Friday, April 27, 2007

it's practical ... not theoretical

Churches that strive to be missional in their community engage the surrounding culture and yet offer their neighbors a radical alternative community focused on the gospel of Jesus Christ. In his article, “Missional, Theological Church Planting”, Ed Stetzer describes a church dedicated to God’s mission as, “God at work in the world, touching hearts and lives, our participation with Him seeing men and women converted, their lives changed by the power of the Gospel, and establishing New Testament congregations.” Christians can do their individual part in God’s mission by displaying Christ through that radical alternative lifestyle in three circles: marriage, family, and community.

Christians are called to be salt and light in this world, offering the culture we are called to live and minister in a view of the truth of the gospel. Christ commands his disciples to, “let your light shine before others, so that they may see your good works and give glory to your Father who is in heaven” (Matthew 5:16). Ephesians 5 describes the mystery of marriage, revealing that it is, in fact, a representation of Christ and the Church. Those in the covenant of a Christian marriage are to convey to the world a marvelous picture of Christ’s covenant with his people that is unlike any other living example available.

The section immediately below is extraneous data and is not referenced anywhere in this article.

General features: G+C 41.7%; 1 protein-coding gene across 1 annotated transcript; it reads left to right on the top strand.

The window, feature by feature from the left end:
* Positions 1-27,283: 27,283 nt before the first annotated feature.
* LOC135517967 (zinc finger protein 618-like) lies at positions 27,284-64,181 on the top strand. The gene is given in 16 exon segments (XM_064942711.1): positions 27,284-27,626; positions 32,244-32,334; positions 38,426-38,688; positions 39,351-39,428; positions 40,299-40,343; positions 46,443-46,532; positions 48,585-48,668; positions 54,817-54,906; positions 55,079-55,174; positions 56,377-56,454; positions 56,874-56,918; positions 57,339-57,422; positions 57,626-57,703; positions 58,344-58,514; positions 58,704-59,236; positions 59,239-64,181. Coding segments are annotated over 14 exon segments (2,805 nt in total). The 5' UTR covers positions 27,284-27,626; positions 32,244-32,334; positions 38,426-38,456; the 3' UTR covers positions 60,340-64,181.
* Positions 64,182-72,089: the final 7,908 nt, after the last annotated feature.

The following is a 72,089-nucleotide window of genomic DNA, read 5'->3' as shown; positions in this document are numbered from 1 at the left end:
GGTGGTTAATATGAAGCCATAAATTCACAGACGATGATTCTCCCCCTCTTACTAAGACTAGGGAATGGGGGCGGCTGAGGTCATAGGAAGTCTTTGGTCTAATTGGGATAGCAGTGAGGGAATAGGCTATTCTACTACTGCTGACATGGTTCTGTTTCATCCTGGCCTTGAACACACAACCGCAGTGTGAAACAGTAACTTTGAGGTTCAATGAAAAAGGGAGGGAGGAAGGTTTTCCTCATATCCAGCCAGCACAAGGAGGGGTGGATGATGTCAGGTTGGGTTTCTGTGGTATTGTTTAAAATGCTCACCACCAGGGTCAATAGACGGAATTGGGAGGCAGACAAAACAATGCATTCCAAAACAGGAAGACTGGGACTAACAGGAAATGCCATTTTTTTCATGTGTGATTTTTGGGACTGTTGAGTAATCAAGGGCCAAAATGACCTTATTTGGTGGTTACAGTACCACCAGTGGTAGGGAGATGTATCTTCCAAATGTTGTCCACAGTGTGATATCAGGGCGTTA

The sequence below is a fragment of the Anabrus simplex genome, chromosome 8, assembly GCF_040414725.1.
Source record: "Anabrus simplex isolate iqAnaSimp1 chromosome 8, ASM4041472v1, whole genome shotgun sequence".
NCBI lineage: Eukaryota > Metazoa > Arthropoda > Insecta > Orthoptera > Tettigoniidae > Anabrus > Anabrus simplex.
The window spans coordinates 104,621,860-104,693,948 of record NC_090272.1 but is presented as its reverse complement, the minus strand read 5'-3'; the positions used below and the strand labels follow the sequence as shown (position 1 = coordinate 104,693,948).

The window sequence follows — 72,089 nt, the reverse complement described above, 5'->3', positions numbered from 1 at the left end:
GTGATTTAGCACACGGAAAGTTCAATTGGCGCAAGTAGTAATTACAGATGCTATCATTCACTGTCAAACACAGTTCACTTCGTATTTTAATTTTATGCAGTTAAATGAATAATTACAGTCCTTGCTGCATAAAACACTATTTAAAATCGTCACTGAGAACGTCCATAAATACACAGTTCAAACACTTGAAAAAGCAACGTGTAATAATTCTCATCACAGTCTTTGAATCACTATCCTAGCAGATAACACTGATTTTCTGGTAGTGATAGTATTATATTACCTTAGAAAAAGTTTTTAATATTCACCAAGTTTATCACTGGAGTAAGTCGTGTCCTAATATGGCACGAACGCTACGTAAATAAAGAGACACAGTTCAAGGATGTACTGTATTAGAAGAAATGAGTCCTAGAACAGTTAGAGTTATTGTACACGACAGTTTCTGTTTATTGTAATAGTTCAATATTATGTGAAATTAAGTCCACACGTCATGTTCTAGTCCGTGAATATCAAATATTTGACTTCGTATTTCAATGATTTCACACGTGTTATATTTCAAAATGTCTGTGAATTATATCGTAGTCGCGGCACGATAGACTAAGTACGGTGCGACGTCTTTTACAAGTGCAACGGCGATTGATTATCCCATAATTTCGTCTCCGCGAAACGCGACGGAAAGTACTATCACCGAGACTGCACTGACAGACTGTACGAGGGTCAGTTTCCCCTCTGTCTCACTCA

John Piper, in his sermon “Marriage: God’s Showcase of Covenant-Keeping Grace”, describes Christian marriage as a unique display of God in that it involves two people in an intimate life-long covenant. “[I]n marriage you live hour by hour in glad dependence on God’s forgiveness and justification and promised future grace, and you bend it out toward your spouse hour by hour—as an extension of God’s forgiveness and justification and promised help.” Not only are Christian couples displaying Christ to each other, but the radical difference in their covenant relationship ought to affect all those who encounter them, observing their light and glorifying God. He chose to use the institution of marriage to reveal to the world his gospel message.

Is this concept yet another example of a theologian commentating on a vague biblical truth that is easier said than understood ... much less done? How exactly, does one live the gospel before one's spouse ... or others, for that matter ... especially knowing that each spouse is a sinner. Ah, but a sinner saved by grace! It is easy to use theological words but do you truly understand grace unless you experience and live it? How can you show grace to your spouse? When she disappoints you, will you condemn her? Or will you show her the "longsuffering" and forgiveness that Christ has shown you. When he fears he has let you down and does not think he deserves your forgiveness, will you show him the undeserved unconditional love that God extends toward you?